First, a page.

Narendra Modi today claims to derive inspiration from Sardar Patel and Swami Vivekananda even if his original icon was the long-serving RSS chief Guru Golwalkar. Patel and Vivekananda are natural choices for the BJP’s prime ministerial candidate: with Patel, there is the instant strongman from Gujarat connect, while Vivekananda gives him the image of an ‘inclusive’ Hindu nationalist. The truth is Modi’s real role model in the 2014 election is someone very different: Former prime minister Indira Gandhi.
The choice of Indira may seem highly incongruous at first. Modi has claimed in the past that his decision to enter public life was cemented during the Nav Nirman movement in Gujarat in the early 1970s directed against Indira’s government. He, like many opposition leaders, has referred to the Emergency as the darkest period in India’s democracy. And yet, in his 2014 campaign, he has attacked almost the entire Nehru-Gandhi parivar but stayed away from targeting the lady who in many ways initiated the dynasty cult in Indian politics.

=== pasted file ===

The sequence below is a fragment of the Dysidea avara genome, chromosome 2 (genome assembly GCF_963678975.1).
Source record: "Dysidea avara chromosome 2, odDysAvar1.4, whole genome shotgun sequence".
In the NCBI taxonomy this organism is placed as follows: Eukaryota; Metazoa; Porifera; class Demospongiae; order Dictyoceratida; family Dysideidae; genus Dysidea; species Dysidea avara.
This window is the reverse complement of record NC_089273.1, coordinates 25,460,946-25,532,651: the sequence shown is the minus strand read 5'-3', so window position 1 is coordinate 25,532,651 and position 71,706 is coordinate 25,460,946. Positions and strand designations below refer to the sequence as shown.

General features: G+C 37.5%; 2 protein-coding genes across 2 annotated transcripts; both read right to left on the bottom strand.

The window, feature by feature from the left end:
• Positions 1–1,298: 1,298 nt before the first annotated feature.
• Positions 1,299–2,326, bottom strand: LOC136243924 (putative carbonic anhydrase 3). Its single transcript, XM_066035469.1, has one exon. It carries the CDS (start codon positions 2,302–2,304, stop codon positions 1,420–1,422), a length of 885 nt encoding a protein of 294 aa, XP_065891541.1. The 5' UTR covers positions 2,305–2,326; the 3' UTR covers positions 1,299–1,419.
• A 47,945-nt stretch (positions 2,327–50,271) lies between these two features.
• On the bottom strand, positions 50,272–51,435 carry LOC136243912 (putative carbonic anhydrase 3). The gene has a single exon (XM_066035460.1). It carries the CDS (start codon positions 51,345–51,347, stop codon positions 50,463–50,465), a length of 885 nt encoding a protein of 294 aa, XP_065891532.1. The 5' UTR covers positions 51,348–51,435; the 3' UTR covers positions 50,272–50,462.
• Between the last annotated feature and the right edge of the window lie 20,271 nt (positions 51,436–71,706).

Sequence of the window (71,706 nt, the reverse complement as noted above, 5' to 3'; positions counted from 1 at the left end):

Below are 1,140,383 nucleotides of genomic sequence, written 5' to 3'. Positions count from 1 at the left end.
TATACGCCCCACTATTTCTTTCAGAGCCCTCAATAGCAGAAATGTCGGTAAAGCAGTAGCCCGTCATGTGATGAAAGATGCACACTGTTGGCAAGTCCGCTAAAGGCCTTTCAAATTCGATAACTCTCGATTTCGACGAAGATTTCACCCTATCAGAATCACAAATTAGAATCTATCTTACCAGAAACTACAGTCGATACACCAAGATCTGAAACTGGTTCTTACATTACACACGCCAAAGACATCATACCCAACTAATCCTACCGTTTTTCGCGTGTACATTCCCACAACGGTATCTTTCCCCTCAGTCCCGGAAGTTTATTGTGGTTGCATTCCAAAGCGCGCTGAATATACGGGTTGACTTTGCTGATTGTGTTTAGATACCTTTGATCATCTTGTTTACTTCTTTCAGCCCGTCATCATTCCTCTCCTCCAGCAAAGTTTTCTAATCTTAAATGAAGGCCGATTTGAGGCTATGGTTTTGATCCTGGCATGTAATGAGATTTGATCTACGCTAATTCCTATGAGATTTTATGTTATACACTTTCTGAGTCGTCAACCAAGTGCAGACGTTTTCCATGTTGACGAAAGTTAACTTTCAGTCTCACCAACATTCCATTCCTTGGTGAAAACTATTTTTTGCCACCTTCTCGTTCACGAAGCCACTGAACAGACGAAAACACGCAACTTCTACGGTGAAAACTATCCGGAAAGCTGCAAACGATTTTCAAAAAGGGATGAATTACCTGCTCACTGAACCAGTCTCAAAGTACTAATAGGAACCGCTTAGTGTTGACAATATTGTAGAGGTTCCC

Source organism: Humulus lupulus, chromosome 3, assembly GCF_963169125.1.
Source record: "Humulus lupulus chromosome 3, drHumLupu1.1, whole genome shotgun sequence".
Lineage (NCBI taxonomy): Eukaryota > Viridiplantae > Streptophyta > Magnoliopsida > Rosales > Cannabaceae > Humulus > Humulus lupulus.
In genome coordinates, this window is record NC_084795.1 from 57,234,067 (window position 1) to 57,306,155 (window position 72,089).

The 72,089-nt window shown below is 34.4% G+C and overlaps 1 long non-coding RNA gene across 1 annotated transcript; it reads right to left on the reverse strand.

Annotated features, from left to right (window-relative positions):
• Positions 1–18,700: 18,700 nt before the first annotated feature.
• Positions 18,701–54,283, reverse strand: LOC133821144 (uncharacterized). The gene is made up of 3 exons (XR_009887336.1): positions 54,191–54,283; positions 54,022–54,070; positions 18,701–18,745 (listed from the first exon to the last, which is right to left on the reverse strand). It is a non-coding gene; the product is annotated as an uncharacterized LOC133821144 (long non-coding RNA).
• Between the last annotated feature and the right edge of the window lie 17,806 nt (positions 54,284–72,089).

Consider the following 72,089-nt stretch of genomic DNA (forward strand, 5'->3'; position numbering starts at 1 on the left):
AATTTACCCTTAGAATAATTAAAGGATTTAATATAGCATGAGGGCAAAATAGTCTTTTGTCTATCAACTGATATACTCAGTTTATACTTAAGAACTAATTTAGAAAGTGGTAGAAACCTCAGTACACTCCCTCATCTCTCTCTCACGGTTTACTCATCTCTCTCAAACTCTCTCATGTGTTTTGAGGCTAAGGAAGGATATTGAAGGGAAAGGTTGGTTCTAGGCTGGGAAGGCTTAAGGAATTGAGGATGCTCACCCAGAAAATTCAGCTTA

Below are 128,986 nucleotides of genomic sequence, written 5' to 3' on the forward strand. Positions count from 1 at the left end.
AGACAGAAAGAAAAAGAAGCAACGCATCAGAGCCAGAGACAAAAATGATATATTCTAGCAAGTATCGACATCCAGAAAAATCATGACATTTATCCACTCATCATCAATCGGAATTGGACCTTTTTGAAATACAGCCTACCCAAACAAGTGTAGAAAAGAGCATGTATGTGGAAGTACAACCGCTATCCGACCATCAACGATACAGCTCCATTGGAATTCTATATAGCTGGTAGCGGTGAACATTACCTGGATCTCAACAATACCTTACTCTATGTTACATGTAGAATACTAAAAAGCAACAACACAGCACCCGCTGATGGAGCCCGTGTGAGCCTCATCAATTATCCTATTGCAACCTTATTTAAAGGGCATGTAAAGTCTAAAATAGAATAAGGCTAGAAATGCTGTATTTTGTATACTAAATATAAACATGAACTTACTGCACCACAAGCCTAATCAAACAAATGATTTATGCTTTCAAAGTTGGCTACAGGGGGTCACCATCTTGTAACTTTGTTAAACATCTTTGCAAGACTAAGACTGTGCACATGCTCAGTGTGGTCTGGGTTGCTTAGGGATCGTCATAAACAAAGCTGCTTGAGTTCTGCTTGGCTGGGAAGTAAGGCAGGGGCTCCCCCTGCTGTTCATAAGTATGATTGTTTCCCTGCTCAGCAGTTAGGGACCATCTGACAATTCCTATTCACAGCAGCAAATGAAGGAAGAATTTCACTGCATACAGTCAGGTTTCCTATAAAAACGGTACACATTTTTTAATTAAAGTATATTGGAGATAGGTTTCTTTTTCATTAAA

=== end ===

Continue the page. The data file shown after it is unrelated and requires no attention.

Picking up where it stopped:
The reason may well be tactical here: Why focus on the grandmother when your battle is with her grandson and daughter-in-law. But there is possibly another explanation: Modi’s approach to politics, and in particular to the campaign of 2014, is not too dissimilar to the Indira campaign of 1971. Then, the campaign was starkly presidential too: the slogan was Garibi Hatao, Indira Lao, Desh Bachao. Now, the appeal is similarly individualistic: Congress Hatao, Modi Lao, Desh Bachao.
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Like Indira in 1971, Modi too has sought to make the mandate about his personality. Give me (“me”, not just the BJP mind you) power and I will transform the country. In 1971, Indira too sought to rise above her party and establish direct contact with the masses. The Congress had just gone through an almost vertical split and Indira had lost most of the old guard. This perhaps made it easier for her to impose her writ on the ‘new’ Congress and make the party organisation subservient to her personality.
Much the same is happening in the BJP in 2014 with a slight difference. Unlike the Congress, the BJP has been a cadre-based organisation which gets its muscle from the RSS. Modi’s ascent has enthused the cadre in a manner in which even the original BJP prime minister, Atal Bihari Vajpayee, was perhaps unable to do. But while the rank and file party worker is galvanised, the rest of the BJP leadership itself is being pushed into the shadows.